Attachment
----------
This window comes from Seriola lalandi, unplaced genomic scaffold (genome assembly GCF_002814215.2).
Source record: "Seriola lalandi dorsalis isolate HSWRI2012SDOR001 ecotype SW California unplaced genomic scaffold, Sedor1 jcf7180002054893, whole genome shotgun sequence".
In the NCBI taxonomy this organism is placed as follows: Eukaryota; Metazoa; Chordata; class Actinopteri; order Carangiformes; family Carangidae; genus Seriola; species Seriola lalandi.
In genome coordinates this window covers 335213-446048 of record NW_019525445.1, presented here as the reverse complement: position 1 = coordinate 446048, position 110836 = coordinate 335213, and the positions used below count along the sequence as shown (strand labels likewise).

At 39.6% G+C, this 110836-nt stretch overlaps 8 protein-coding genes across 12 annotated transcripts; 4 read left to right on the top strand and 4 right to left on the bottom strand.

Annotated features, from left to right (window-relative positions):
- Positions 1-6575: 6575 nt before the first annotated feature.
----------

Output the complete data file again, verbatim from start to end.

This window comes from Seriola lalandi, unplaced genomic scaffold (genome assembly GCF_002814215.2).
Source record: "Seriola lalandi dorsalis isolate HSWRI2012SDOR001 ecotype SW California unplaced genomic scaffold, Sedor1 jcf7180002054893, whole genome shotgun sequence".
In the NCBI taxonomy this organism is placed as follows: Eukaryota; Metazoa; Chordata; class Actinopteri; order Carangiformes; family Carangidae; genus Seriola; species Seriola lalandi.
In genome coordinates this window covers 335213-446048 of record NW_019525445.1, presented here as the reverse complement: position 1 = coordinate 446048, position 110836 = coordinate 335213, and the positions used below count along the sequence as shown (strand labels likewise).

At 39.6% G+C, this 110836-nt stretch overlaps 8 protein-coding genes across 12 annotated transcripts; 4 read left to right on the top strand and 4 right to left on the bottom strand.

Annotated features, from left to right (window-relative positions):
- Positions 1-6575: 6575 nt before the first annotated feature.